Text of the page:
Make no mistake about it, this is a really excellent novel. I don’t say this because, at least in the early chapters, it’s set in Taiwan. Nor is it because the narrator is a native of Taoyuan. The Third Son is wonderful in the ways most really good novels are wonderful, reasons that I will attempt to elucidate below.
The story begins in 1943 when US planes were targeting Taiwanese citizens because the island was a colony of the Japanese empire. The eight-year-old Saburo — his Japanese name; his Chinese name is Chia-lin — protects a fellow student, Yoshiko, and thereafter determines one day to marry her.
But he’s a third son, and as such receives scant attention in his highly traditional Taiwanese family. His arrogant and untalented elder brother, Kazuo, gets the best of everything, and in addition sets his sights on Yoshiko before the story has gone very far.
But Saburo is highly motivated, learning from books what he doesn’t get taught at his unremarkable schools. He soon finds his way to the post-war US where he pursues his ambition to enter the burgeoning field of space rocket technology.
What makes this novel so remarkable isn’t, as some Taiwan enthusiasts have claimed, that it contains descriptions of crucial events in Taiwanese history such as the arrival of the first Chinese Nationalist Party (KMT) troops from China, the 228 Massacres, and the subsequent White Terror. These are all afforded somewhat cursory treatment. The least important of the many aspects of the book that make it compulsive reading is the sophistication of its plotting, and the way the author keeps you hooked with the last sentence of virtually every chapter.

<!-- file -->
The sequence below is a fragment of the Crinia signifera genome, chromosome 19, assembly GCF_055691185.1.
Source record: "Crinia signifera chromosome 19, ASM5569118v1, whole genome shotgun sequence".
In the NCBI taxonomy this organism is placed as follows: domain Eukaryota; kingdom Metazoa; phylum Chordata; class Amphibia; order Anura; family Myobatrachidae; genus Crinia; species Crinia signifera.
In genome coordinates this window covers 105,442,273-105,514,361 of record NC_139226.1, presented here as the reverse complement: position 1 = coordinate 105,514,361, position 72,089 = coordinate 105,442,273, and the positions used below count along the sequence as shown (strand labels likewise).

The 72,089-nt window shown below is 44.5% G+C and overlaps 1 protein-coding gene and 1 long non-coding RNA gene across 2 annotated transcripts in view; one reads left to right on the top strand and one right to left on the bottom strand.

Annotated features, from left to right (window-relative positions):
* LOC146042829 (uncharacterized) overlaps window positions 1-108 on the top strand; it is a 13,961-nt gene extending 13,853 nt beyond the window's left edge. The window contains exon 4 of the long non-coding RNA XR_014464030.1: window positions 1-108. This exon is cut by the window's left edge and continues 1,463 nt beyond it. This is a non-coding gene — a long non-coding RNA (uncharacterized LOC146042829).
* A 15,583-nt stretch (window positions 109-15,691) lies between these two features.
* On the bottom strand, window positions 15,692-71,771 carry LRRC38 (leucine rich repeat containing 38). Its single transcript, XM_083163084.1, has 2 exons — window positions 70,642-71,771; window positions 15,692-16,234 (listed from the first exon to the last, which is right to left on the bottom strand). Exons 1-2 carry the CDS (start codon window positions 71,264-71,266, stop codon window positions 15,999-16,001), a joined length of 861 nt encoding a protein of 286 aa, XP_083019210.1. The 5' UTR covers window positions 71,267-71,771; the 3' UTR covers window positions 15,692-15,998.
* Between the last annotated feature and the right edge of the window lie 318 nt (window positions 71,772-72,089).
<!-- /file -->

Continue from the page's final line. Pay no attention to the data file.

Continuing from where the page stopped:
Much more importantly, she develops not only the plot, but also themes. The main one of these is the terrible sadness brought on by the traditional, and one hopes nowadays old-fashioned, Chinese family ethos.
“A wound that never healed. A promise never to be fulfilled. That was family.” So concludes Saburo towards the book’s end. And this, as a judgment on the traditional Chinese family, is the burden, the deep ground-swell, of this fine novel.
But things aren’t that simple. It isn’t giving away too much of the plot to say that Saburo succeeds in marrying Yoshiko quite early on in the tale, but because he’s away studying in the US, initially alone, he fails to establish any significant relationship with his young son, Kai-ming. Thus history threatens to repeat itself, with Saburo on the edge of becoming the remote and, in the eyes of his offspring, unfeeling father that his own father had unambiguously been before him.
Nonetheless, the general tone of the novel isn’t melancholy but buoyant and optimistic. Saburo repeatedly overcomes the problems that so frequently confront him, winning scholarships, becoming the first Taoyuan boy ever to study in the US, becoming an assistant to a cutting-edge professor at Ann Arbor, Michigan who’s specializing in rocketry, and so on. The background to the second half of the novel, incidentally, is the Russian success in launching the first artificial satellite, Sputnik, into space in 1957.
In addition to plot and theme, a good novel is said to have believable and well-defined characters. These The Third Son certainly has. Kazuo is particularly loathsome, as is, though in a different way, Saburo’s father. And Yoshiko is excellently portrayed as the virtuous girlfriend, the kind of person who would rather have a good-natured, idealistic man for a husband than any amount of material wealth.
Of course, the eventual success of a despised younger son isn’t a new plotline in the long history of the Western novel. Henry Fielding was perhaps the first to use it in his masterpiece Tom Jones, where Tom, initially thought to be a foundling, gets the better of his detestable sibling, the legitimate Blifil. But this doesn’t prevent the device working well once again here.
I also warmed to this novel for reasons additional to the above. There is something about Julie Wu’s clear and concise style that displays, too, an emotional honesty. That is certainly the quality she most admires in Saburo, and, for that matter, Yoshiko. But the author’s wanting goodness to prevail, yet of necessity having to construct obstacles in its path, made me smile on a number of occasions, but invariably with pleasure and never, I hope, with condescension.